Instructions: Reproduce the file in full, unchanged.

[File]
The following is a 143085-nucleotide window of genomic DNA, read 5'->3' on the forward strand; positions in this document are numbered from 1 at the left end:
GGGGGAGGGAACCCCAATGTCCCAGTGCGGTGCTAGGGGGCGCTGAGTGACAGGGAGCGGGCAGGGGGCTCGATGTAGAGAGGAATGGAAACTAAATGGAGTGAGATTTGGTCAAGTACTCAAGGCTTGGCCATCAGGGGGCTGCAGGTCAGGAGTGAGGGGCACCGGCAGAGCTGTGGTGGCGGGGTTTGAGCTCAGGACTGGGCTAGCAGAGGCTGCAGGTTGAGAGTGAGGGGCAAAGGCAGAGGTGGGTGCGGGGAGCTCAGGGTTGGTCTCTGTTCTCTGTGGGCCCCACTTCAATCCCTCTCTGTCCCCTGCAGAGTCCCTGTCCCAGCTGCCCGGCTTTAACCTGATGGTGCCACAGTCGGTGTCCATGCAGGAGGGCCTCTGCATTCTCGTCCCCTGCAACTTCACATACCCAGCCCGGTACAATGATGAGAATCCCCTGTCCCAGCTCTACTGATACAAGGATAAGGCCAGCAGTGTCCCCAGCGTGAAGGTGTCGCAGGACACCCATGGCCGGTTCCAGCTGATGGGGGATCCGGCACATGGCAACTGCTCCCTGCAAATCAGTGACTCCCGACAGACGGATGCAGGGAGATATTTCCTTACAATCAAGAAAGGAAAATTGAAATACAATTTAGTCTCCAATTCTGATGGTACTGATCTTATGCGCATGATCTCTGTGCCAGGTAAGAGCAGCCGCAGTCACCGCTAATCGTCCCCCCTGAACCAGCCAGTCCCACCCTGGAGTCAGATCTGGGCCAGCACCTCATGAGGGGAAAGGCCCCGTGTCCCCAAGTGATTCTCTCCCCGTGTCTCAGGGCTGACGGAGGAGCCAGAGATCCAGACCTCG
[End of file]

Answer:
The following is a 143085-nucleotide window of genomic DNA, read 5'->3' on the forward strand; positions in this document are numbered from 1 at the left end:
GGGGGAGGGAACCCCAATGTCCCAGTGCGGTGCTAGGGGGCGCTGAGTGACAGGGAGCGGGCAGGGGGCTCGATGTAGAGAGGAATGGAAACTAAATGGAGTGAGATTTGGTCAAGTACTCAAGGCTTGGCCATCAGGGGGCTGCAGGTCAGGAGTGAGGGGCACCGGCAGAGCTGTGGTGGCGGGGTTTGAGCTCAGGACTGGGCTAGCAGAGGCTGCAGGTTGAGAGTGAGGGGCAAAGGCAGAGGTGGGTGCGGGGAGCTCAGGGTTGGTCTCTGTTCTCTGTGGGCCCCACTTCAATCCCTCTCTGTCCCCTGCAGAGTCCCTGTCCCAGCTGCCCGGCTTTAACCTGATGGTGCCACAGTCGGTGTCCATGCAGGAGGGCCTCTGCATTCTCGTCCCCTGCAACTTCACATACCCAGCCCGGTACAATGATGAGAATCCCCTGTCCCAGCTCTACTGATACAAGGATAAGGCCAGCAGTGTCCCCAGCGTGAAGGTGTCGCAGGACACCCATGGCCGGTTCCAGCTGATGGGGGATCCGGCACATGGCAACTGCTCCCTGCAAATCAGTGACTCCCGACAGACGGATGCAGGGAGATATTTCCTTACAATCAAGAAAGGAAAATTGAAATACAATTTAGTCTCCAATTCTGATGGTACTGATCTTATGCGCATGATCTCTGTGCCAGGTAAGAGCAGCCGCAGTCACCGCTAATCGTCCCCCCTGAACCAGCCAGTCCCACCCTGGAGTCAGATCTGGGCCAGCACCTCATGAGGGGAAAGGCCCCGTGTCCCCAAGTGATTCTCTCCCCGTGTCTCAGGGCTGACGGAGGAGCCAGAGATCCAGACCTCG